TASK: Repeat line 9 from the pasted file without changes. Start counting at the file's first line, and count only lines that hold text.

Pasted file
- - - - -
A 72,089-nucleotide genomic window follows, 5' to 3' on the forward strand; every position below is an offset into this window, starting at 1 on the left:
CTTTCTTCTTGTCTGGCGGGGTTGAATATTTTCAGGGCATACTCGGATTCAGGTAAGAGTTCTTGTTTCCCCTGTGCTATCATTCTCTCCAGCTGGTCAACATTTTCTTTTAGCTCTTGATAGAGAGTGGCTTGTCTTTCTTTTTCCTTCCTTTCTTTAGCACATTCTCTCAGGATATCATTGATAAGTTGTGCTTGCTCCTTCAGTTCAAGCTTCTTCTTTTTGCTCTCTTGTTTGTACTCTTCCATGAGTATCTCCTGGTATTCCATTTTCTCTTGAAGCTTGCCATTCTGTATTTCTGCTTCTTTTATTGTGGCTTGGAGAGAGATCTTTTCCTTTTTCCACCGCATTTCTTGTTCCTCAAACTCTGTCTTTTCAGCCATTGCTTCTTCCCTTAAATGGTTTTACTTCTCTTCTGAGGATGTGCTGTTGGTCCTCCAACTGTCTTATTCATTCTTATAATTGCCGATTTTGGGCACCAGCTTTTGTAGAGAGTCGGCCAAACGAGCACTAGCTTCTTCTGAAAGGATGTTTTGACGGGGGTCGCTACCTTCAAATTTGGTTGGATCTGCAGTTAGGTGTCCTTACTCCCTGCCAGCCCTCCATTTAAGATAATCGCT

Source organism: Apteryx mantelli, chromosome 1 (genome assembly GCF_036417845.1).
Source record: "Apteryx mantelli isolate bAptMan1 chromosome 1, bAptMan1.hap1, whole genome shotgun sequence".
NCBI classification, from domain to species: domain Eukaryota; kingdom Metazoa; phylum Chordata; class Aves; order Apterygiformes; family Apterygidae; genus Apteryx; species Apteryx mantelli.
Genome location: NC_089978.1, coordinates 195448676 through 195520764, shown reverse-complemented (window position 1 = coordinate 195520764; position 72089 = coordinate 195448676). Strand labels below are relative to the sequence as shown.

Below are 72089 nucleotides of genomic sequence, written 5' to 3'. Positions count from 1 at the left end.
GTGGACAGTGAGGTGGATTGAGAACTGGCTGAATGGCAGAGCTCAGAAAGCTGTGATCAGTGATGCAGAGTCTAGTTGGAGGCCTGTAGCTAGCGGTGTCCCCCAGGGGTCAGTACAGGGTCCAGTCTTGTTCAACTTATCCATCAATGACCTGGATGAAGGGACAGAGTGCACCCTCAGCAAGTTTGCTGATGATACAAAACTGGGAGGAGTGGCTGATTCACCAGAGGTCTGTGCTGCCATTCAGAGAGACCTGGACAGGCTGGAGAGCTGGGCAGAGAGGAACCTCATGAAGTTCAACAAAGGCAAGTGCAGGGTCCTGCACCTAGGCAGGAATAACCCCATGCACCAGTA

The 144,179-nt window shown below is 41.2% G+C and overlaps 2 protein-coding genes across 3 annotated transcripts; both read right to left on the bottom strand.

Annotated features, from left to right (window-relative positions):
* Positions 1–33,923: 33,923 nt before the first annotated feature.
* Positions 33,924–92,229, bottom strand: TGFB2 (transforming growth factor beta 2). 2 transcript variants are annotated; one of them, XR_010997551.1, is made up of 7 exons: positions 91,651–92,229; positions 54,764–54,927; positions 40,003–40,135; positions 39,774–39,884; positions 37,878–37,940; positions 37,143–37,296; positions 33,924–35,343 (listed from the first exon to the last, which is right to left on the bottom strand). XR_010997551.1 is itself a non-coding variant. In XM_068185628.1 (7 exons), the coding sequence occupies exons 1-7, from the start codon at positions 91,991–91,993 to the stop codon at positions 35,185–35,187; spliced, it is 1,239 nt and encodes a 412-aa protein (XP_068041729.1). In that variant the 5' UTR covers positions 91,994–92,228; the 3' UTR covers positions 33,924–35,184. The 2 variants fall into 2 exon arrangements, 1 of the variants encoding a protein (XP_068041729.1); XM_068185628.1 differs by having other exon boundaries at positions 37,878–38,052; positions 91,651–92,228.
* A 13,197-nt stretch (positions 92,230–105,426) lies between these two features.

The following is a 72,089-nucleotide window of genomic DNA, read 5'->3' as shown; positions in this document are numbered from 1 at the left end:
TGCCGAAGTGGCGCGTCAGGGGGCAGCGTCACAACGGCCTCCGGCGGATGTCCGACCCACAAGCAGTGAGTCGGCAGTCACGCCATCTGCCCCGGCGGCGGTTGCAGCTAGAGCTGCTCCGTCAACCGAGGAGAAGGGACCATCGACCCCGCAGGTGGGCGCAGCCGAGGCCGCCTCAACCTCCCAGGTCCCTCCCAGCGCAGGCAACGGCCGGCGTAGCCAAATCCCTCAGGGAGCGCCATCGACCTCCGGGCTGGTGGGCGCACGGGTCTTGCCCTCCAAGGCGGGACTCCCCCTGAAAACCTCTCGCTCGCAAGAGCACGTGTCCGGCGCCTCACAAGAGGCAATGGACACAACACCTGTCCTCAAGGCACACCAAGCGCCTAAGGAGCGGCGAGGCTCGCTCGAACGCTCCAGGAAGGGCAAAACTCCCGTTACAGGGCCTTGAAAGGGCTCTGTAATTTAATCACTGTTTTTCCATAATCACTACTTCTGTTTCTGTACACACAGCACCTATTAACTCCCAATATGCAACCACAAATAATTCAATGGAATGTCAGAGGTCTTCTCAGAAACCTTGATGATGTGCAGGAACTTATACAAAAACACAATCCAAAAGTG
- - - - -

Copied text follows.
The 144,179-nt window shown below is 41.2% G+C and overlaps 2 protein-coding genes across 3 annotated transcripts; both read right to left on the bottom strand.